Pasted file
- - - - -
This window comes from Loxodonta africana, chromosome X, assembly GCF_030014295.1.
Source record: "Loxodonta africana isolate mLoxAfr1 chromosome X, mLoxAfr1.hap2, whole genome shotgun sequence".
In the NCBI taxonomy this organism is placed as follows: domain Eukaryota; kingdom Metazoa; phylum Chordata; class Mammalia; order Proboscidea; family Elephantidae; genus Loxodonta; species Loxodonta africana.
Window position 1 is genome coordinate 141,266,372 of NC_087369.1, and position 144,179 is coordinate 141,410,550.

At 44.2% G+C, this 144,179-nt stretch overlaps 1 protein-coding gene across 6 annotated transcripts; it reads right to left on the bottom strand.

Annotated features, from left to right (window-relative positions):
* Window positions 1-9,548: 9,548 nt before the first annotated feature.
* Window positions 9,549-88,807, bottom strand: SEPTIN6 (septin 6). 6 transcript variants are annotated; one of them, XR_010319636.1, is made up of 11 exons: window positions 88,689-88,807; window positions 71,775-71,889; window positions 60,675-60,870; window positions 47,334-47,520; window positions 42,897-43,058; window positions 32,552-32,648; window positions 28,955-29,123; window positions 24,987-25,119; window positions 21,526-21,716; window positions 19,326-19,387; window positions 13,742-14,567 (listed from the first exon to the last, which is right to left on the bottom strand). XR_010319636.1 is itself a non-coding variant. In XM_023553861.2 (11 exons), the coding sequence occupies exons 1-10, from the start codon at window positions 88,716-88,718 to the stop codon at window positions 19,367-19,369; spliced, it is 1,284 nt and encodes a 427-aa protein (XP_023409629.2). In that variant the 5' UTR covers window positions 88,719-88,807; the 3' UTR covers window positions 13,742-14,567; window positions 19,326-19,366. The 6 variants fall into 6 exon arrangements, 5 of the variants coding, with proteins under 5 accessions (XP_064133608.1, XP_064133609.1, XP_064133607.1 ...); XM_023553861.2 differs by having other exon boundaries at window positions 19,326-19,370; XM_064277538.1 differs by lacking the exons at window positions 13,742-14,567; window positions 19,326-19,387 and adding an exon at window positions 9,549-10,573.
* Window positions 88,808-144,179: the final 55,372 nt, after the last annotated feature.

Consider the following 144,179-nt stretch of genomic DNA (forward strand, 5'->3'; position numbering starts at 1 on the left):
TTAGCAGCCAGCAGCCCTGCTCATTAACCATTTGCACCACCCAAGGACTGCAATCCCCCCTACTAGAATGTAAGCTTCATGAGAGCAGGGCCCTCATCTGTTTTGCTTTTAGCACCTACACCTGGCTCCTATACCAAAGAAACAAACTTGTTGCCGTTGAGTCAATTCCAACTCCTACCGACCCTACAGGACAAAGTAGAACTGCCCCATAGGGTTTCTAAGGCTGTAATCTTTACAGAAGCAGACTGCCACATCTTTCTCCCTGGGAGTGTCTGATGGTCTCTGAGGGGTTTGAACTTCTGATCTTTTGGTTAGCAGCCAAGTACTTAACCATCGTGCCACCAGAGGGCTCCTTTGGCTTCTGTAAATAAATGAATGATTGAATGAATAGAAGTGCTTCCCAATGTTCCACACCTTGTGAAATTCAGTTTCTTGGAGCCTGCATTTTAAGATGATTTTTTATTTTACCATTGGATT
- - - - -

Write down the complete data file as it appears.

This window comes from Loxodonta africana, chromosome X, assembly GCF_030014295.1.
Source record: "Loxodonta africana isolate mLoxAfr1 chromosome X, mLoxAfr1.hap2, whole genome shotgun sequence".
In the NCBI taxonomy this organism is placed as follows: domain Eukaryota; kingdom Metazoa; phylum Chordata; class Mammalia; order Proboscidea; family Elephantidae; genus Loxodonta; species Loxodonta africana.
Window position 1 is genome coordinate 141,266,372 of NC_087369.1, and position 144,179 is coordinate 141,410,550.

At 44.2% G+C, this 144,179-nt stretch overlaps 1 protein-coding gene across 6 annotated transcripts; it reads right to left on the bottom strand.

Annotated features, from left to right (window-relative positions):
* Window positions 1-9,548: 9,548 nt before the first annotated feature.
* Window positions 9,549-88,807, bottom strand: SEPTIN6 (septin 6). 6 transcript variants are annotated; one of them, XR_010319636.1, is made up of 11 exons: window positions 88,689-88,807; window positions 71,775-71,889; window positions 60,675-60,870; window positions 47,334-47,520; window positions 42,897-43,058; window positions 32,552-32,648; window positions 28,955-29,123; window positions 24,987-25,119; window positions 21,526-21,716; window positions 19,326-19,387; window positions 13,742-14,567 (listed from the first exon to the last, which is right to left on the bottom strand). XR_010319636.1 is itself a non-coding variant. In XM_023553861.2 (11 exons), the coding sequence occupies exons 1-10, from the start codon at window positions 88,716-88,718 to the stop codon at window positions 19,367-19,369; spliced, it is 1,284 nt and encodes a 427-aa protein (XP_023409629.2). In that variant the 5' UTR covers window positions 88,719-88,807; the 3' UTR covers window positions 13,742-14,567; window positions 19,326-19,366. The 6 variants fall into 6 exon arrangements, 5 of the variants coding, with proteins under 5 accessions (XP_064133608.1, XP_064133609.1, XP_064133607.1 ...); XM_023553861.2 differs by having other exon boundaries at window positions 19,326-19,370; XM_064277538.1 differs by lacking the exons at window positions 13,742-14,567; window positions 19,326-19,387 and adding an exon at window positions 9,549-10,573.
* Window positions 88,808-144,179: the final 55,372 nt, after the last annotated feature.

Consider the following 144,179-nt stretch of genomic DNA (forward strand, 5'->3'; position numbering starts at 1 on the left):
TTAGCAGCCAGCAGCCCTGCTCATTAACCATTTGCACCACCCAAGGACTGCAATCCCCCCTACTAGAATGTAAGCTTCATGAGAGCAGGGCCCTCATCTGTTTTGCTTTTAGCACCTACACCTGGCTCCTATACCAAAGAAACAAACTTGTTGCCGTTGAGTCAATTCCAACTCCTACCGACCCTACAGGACAAAGTAGAACTGCCCCATAGGGTTTCTAAGGCTGTAATCTTTACAGAAGCAGACTGCCACATCTTTCTCCCTGGGAGTGTCTGATGGTCTCTGAGGGGTTTGAACTTCTGATCTTTTGGTTAGCAGCCAAGTACTTAACCATCGTGCCACCAGAGGGCTCCTTTGGCTTCTGTAAATAAATGAATGATTGAATGAATAGAAGTGCTTCCCAATGTTCCACACCTTGTGAAATTCAGTTTCTTGGAGCCTGCATTTTAAGATGATTTTTTATTTTACCATTGGATT